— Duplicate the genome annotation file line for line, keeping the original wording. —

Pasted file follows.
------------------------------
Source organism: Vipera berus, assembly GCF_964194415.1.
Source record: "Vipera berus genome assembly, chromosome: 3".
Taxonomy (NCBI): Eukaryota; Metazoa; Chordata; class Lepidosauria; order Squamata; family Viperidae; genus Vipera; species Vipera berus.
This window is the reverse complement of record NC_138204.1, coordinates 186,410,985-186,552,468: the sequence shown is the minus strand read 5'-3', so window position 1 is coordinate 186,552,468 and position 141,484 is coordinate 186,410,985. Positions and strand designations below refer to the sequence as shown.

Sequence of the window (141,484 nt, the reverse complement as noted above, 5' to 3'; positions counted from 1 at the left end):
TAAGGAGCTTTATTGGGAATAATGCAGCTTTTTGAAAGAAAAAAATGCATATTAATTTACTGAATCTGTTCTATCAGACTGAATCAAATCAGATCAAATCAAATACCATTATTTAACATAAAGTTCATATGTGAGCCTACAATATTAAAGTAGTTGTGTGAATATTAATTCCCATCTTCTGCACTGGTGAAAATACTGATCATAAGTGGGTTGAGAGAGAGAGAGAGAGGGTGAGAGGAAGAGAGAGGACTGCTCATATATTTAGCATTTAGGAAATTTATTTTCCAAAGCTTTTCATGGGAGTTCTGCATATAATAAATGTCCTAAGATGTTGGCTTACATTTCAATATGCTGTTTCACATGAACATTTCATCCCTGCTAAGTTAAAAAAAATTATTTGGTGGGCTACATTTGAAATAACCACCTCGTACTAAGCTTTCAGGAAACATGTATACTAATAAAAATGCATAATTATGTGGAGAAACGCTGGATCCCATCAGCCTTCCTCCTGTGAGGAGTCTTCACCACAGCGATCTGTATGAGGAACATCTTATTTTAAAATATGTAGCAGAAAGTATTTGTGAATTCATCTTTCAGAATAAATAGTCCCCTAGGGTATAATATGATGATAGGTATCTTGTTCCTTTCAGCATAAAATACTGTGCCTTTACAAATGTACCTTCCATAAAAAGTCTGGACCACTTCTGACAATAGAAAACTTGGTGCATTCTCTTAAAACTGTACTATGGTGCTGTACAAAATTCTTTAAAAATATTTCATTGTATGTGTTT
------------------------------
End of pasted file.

Source organism: Vipera berus, assembly GCF_964194415.1.
Source record: "Vipera berus genome assembly, chromosome: 3".
Taxonomy (NCBI): Eukaryota; Metazoa; Chordata; class Lepidosauria; order Squamata; family Viperidae; genus Vipera; species Vipera berus.
This window is the reverse complement of record NC_138204.1, coordinates 186,410,985-186,552,468: the sequence shown is the minus strand read 5'-3', so window position 1 is coordinate 186,552,468 and position 141,484 is coordinate 186,410,985. Positions and strand designations below refer to the sequence as shown.

Sequence of the window (141,484 nt, the reverse complement as noted above, 5' to 3'; positions counted from 1 at the left end):
TAAGGAGCTTTATTGGGAATAATGCAGCTTTTTGAAAGAAAAAAATGCATATTAATTTACTGAATCTGTTCTATCAGACTGAATCAAATCAGATCAAATCAAATACCATTATTTAACATAAAGTTCATATGTGAGCCTACAATATTAAAGTAGTTGTGTGAATATTAATTCCCATCTTCTGCACTGGTGAAAATACTGATCATAAGTGGGTTGAGAGAGAGAGAGAGAGGGTGAGAGGAAGAGAGAGGACTGCTCATATATTTAGCATTTAGGAAATTTATTTTCCAAAGCTTTTCATGGGAGTTCTGCATATAATAAATGTCCTAAGATGTTGGCTTACATTTCAATATGCTGTTTCACATGAACATTTCATCCCTGCTAAGTTAAAAAAAATTATTTGGTGGGCTACATTTGAAATAACCACCTCGTACTAAGCTTTCAGGAAACATGTATACTAATAAAAATGCATAATTATGTGGAGAAACGCTGGATCCCATCAGCCTTCCTCCTGTGAGGAGTCTTCACCACAGCGATCTGTATGAGGAACATCTTATTTTAAAATATGTAGCAGAAAGTATTTGTGAATTCATCTTTCAGAATAAATAGTCCCCTAGGGTATAATATGATGATAGGTATCTTGTTCCTTTCAGCATAAAATACTGTGCCTTTACAAATGTACCTTCCATAAAAAGTCTGGACCACTTCTGACAATAGAAAACTTGGTGCATTCTCTTAAAACTGTACTATGGTGCTGTACAAAATTCTTTAAAAATATTTCATTGTATGTGTTT